|Single by Hampton the Hampster|
|from the album The Hampsterdance Album|
|Released||July 3, 2000|
|Recorded||December 31, 1999|
|Producer(s)||The Boomtang Boys|
|Hampton the Hampster singles chronology|
The Hampster Dance or Hampsterdance is a song by Hampton the Hampster. It was released in July 2000, as a single. It was produced by The Boomtang Boys, recreating the Roger Miller hook and adding additional rap-style lyrics.
The single, whose commercially released version featured a sound-a-like sample (the band having failed to gain permission to use the original), along with a number of other short voice samples from classic B-movies forming an abstract vocal line in lieu of a regular lyric, peaked at number 4 on the Christmas 1999 UK singles chart. This version was named "Cognoscenti vs. Intelligentsia" and performed by The Cuban Boys. In 2005, CNET named the Hampster Dance the number-one Web fad.
It is one of the earliest examples of an Internet meme. Created by Canadian art student Deidre LaCarte for a Geocities page, the dance features rows of animated hamsters and other rodents dancing in various ways to a sped-up sample from the song "Whistle Stop" by Roger Miller.
Canadian art student Deidre LaCarte (of Nanaimo, British Columbia) was in a competition with her best friend and sister to generate the most Web traffic when she created the Hampster Dance page in August 1998. She named the site Hampton's Hamster House in homage to her pet hamster, "Hampton Hamster," who on the page declared his intent to become a "Web star."
The Hampster Dance site originally consisted of a single page with just four hamster (and other rodent) animated GIFs, repeated in rows by the dozens, and with an infectious background tune that looped endlessly. At the time the page was created, embedding background music in HTML pages was a fairly novel browser feature. The clip, a 9-second looped WAV file, was a sped-up sample of Roger Miller's "Whistle Stop", a song written for the opening credits of the 1973 Disney animated feature film Robin Hood. The site later expanded, revealing all four characters' names (Hampton, Dixie, Hado, and Fuzzy) and offering themed versions for birthdays, graduation, holidays, etc.
From its creation in August 1998 to January 1999, the Hampster Dance site only recorded about 800 total visits (roughly four per day) but, suddenly and without warning, that number jumped to 15,000 visits per day. Word of the website spread by e-mail, early blogs, and bumper stickers; it was even featured in a television commercial for Internet service provider EarthLink. A common office prank at that time was to set a co-worker's browser homepage to the Hampster Dance Web site, which led to televised news reports that furthered its notoriety to an international level. Continued popularity led LaCarte to get a professional redesign of the site and add an online store offering T-shirts and CDs of "Hamster" music.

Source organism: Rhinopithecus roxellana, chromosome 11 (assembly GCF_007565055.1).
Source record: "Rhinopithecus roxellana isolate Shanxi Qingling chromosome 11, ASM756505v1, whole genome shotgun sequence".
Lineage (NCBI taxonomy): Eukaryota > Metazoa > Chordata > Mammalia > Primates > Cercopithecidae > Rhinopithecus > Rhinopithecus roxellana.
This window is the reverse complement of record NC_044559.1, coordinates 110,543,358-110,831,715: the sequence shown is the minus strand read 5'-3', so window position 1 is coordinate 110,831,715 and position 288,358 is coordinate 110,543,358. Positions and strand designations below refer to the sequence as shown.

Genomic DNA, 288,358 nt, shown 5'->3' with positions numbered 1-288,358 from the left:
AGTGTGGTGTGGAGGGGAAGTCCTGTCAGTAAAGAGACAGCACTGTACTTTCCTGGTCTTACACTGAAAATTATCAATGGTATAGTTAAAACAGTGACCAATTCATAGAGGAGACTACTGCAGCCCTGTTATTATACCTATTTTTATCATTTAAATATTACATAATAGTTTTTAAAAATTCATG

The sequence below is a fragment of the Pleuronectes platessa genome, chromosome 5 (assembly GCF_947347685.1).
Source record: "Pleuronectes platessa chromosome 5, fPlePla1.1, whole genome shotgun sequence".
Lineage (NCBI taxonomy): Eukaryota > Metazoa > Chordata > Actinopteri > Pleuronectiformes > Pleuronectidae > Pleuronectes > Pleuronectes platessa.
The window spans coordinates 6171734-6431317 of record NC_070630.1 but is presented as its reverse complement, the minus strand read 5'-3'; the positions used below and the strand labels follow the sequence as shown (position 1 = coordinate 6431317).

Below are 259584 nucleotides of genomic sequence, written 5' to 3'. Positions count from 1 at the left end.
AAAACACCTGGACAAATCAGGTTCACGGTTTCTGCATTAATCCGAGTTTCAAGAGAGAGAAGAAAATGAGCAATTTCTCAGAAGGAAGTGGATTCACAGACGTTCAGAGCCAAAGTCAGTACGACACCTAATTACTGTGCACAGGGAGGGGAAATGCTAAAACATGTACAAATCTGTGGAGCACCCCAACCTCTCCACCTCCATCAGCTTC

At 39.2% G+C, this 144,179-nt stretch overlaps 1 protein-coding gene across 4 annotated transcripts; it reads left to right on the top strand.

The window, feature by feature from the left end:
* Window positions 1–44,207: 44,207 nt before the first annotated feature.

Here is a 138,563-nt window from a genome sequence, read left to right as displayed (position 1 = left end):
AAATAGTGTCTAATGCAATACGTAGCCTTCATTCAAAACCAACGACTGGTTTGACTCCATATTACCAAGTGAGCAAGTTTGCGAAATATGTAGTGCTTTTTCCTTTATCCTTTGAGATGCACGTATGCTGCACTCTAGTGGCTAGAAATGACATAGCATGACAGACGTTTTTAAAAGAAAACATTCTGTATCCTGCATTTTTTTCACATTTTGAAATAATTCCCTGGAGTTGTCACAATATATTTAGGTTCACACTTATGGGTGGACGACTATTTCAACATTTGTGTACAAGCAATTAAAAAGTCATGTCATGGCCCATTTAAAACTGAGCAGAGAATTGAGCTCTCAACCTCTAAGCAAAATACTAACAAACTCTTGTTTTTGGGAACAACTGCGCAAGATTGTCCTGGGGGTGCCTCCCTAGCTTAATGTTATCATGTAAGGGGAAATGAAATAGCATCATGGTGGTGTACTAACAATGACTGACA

Unfortunately, LaCarte failed to register the Hampsterdance domain name and for some time the hamsterdance.com domain was owned by humor business Nutty Sites. Eventually, she re-acquired the hampsterdance.com domain and later added hamsterdance2.com. Fans of the site created variations on the original theme, using politicians such as Dan Quayle and Cynthia McKinney, as well as household objects such as Pez dispensers and lung X-rays.
In popular culture
The 2000 single, "The Hampster Dance Song," was featured in the film See Spot Run, as well as rapper Ice Cube's 2005 family comedy film Are We There Yet? as well as theatrical trailers and TV spots for the film. Voiceover artist Erin Andres performed the rap lyrics, though remaining uncredited, even in her subsequent appearances as the voice of Hampton the Hamster.
In 2019 with Toy Story 4.
Charts and sales
In Canada, the "official" Hampster Dance song was released as a single, featuring a trance music backing. The video was declared worst or cheesiest video of the year by MuchMusic in the one-hour special Fromage 2001. The song reached number-one on the Canadian Singles Chart while peaking at number 32 on the RPM charts. In Australia, "The Hampster Dance Song" was also released in 2001, credited to Hampton the Hampster. The song reached number 5 on the ARIA singles chart and spun off follow-up releases and videos, such as "Thank God I'm a Country Boy" (a cover of the John Denver song, reaching number 12) and "Hampster Party" (reaching number 44). It also reached number 70 on the U.S. Hot Country Songs charts.
|Canada (Canadian Singles Chart)||1|
|Canada Top Singles (RPM).||32|
|Germany (Official German Charts)||60|
|UK Singles (The Official Charts Company)||4|
|US Billboard Hot Dance Music/Maxi Singles Sales||4|
|US Billboard Hot Country Singles & Tracks||70|
- BBC: Festive Fifty 1999
- Top 10 Web fads - from CNET
- Hamsters, You've Got Mail! Sun Sentinel
- Whitburn, Joel (2008). Hot Country Songs 1944 to 2008. Record Research, Inc. p. 180. ISBN 0-89820-177-2.
- australian-charts.com - Hampton The Hamster - The Hampsterdance Song
- "Australian-charts.com – Hampton the Hampster – The Hampsterdance Song". ARIA Top 50 Singles.
- RPM peak
- "Offiziellecharts.de – Hampton the Hampster – The Hampsterdance Song". GfK Entertainment Charts.
- UK Singles Chart Chartstats.com (Retrieved August 12, 2009)
- Billboard AllMusic.com (Retrieved April 29, 2009)